Piece of 9/11 memorial in limbo in Indianapolis

Jeremy Brilliant, WTHR

INDIANAPOLIS – A piece of Indiana limestone, damaged in the attack on the Pentagon on September, 11, 2001, remains in an Indianapolis storage facility, out of sight by the public due to red tape and lack of funds.

An 800-pound block of limestone from the Pentagon. Photo WTHR

An 800-pound block of limestone from the Pentagon. Photo WTHR

Pausing and reflecting, Barbara Crawford brought her grandsons to the Indianapolis 9/11 memorial on the canal downtown, trying to explain to them what happened on September 11, 2001.

“We tried, yeah. It’s kind of hard to wrap their brains around it, what really happened, that airplanes full of people would go into buildings,” said Crawford, an Indianapolis native.

The steel beams at the memorial are remnants of the Twin Towers in New York City. And now, 14 years later, Indianapolis has another piece of history.

“It came from that last [sic] plane that hit the Pentagon,” said Jerry Bowden, a retired Army Lieutenant Colonel, who helped bring the piece to Indiana, pointing to the stone.

That 800-pound chunk of Indiana limestone is destined for a spot on the downtown memorial – eventually.

“It’s personal to a lot of us. Especially to the people that know Tim,” said Bowden.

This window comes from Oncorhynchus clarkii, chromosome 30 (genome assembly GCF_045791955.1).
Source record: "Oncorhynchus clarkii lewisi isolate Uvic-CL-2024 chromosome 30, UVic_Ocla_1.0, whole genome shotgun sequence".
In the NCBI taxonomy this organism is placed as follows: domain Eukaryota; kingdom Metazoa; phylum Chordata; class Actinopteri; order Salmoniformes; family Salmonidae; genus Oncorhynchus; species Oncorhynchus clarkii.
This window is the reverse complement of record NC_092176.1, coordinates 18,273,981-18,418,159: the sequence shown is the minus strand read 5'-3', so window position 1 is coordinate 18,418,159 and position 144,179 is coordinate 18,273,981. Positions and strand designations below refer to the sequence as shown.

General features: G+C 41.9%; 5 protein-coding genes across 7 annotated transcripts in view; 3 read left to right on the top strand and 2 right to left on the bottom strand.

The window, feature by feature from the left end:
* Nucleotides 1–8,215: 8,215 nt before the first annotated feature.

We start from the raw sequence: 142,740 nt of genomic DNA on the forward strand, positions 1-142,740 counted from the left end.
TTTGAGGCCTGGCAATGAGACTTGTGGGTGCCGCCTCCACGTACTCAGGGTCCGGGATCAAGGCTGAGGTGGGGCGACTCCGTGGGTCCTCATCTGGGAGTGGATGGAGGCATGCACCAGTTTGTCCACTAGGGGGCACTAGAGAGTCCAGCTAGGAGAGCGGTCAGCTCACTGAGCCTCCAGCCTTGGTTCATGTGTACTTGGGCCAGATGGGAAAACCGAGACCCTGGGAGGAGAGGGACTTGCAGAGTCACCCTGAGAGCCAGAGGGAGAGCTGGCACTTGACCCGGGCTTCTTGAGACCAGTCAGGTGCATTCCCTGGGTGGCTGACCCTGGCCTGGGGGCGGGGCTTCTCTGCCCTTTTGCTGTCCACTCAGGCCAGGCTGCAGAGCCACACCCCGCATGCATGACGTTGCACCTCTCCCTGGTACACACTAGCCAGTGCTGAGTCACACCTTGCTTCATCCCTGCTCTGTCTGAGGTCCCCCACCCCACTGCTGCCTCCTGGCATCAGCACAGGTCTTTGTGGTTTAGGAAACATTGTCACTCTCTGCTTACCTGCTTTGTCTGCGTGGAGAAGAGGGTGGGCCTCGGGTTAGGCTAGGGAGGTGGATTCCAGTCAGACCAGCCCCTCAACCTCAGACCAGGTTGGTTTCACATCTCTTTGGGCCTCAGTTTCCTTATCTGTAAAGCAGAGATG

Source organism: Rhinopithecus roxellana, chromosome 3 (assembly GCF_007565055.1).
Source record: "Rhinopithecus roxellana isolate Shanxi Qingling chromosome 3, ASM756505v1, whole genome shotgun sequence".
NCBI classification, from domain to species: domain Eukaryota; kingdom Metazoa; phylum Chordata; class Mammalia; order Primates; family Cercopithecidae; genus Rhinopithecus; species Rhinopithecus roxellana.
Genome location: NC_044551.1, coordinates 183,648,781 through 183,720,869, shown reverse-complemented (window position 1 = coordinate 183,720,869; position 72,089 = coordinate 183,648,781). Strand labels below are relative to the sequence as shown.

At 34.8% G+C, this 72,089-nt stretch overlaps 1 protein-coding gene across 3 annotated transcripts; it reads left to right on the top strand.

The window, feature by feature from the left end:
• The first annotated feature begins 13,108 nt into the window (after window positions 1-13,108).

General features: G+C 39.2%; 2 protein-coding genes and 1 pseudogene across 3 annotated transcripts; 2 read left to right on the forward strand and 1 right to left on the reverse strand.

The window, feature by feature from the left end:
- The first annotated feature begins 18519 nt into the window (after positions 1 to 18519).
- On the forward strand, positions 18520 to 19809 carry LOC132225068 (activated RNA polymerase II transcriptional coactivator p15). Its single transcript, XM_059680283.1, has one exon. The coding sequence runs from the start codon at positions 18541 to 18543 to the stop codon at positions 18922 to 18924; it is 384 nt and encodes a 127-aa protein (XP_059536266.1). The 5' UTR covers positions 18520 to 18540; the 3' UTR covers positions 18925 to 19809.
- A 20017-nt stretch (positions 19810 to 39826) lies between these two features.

Lt. Gen. Timothy Maude was in his office on 9/11 when American Airlines Flight 77 came crashing in. He was the highest ranking U.S Army officer killed by foreign action since World War II.

Lt. General Timothy Maude, the highest ranking military officer killed in the terrorist attack on the Pentagon. Photo WTHR

Lt. General Timothy Maude, the highest ranking military officer killed in the terrorist attack on the Pentagon. Photo WTH

Maude, an Indianapolis native, was honored last year and that piece of limestone unveiled as part of the downtown memorial. But since then, nearly a year ago, it’s been sitting crated up inside a storage shed.

“We want to get this done. It’s gone on long enough,” said Bowden.

Bureaucracy and lack of funds have impeded progress. Questions have been raised about exactly how the piece should be displayed and where the money needed for construction and a pedestal will come from.

“I’m very optimistic that we’ve got the direction established and all those pieces are starting to fit together,” said Keith Norwalk, president of Crown Hill Cemetery, a key contributor and organizer of Project 9/11, which built and maintains Indianapolis’ 9/11 memorial.

Jerry has a single hope for September 11, 2015.

“That it’s done and we all can lay hands on the stone in place. That’s what I’d like to see,” he said.

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